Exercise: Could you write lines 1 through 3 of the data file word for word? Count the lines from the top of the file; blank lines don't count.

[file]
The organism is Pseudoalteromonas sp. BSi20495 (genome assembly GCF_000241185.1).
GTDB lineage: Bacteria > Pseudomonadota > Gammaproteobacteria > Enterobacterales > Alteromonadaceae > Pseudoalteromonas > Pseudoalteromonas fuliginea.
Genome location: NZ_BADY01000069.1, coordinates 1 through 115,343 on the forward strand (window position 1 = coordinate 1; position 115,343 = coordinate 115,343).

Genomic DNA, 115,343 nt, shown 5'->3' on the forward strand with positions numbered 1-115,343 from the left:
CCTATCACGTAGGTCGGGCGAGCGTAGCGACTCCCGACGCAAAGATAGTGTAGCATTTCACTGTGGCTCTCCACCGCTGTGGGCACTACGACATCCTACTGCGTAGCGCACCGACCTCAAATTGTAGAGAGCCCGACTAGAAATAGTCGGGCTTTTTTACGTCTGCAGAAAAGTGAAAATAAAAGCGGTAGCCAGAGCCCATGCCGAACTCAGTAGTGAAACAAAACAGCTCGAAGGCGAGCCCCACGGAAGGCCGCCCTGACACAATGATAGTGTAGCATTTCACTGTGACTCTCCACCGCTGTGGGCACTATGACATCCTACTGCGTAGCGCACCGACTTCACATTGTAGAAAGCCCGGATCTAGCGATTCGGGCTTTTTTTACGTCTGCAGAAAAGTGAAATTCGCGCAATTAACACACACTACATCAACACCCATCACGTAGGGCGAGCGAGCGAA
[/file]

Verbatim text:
The organism is Pseudoalteromonas sp. BSi20495 (genome assembly GCF_000241185.1).
GTDB lineage: Bacteria > Pseudomonadota > Gammaproteobacteria > Enterobacterales > Alteromonadaceae > Pseudoalteromonas > Pseudoalteromonas fuliginea.
Genome location: NZ_BADY01000069.1, coordinates 1 through 115,343 on the forward strand (window position 1 = coordinate 1; position 115,343 = coordinate 115,343).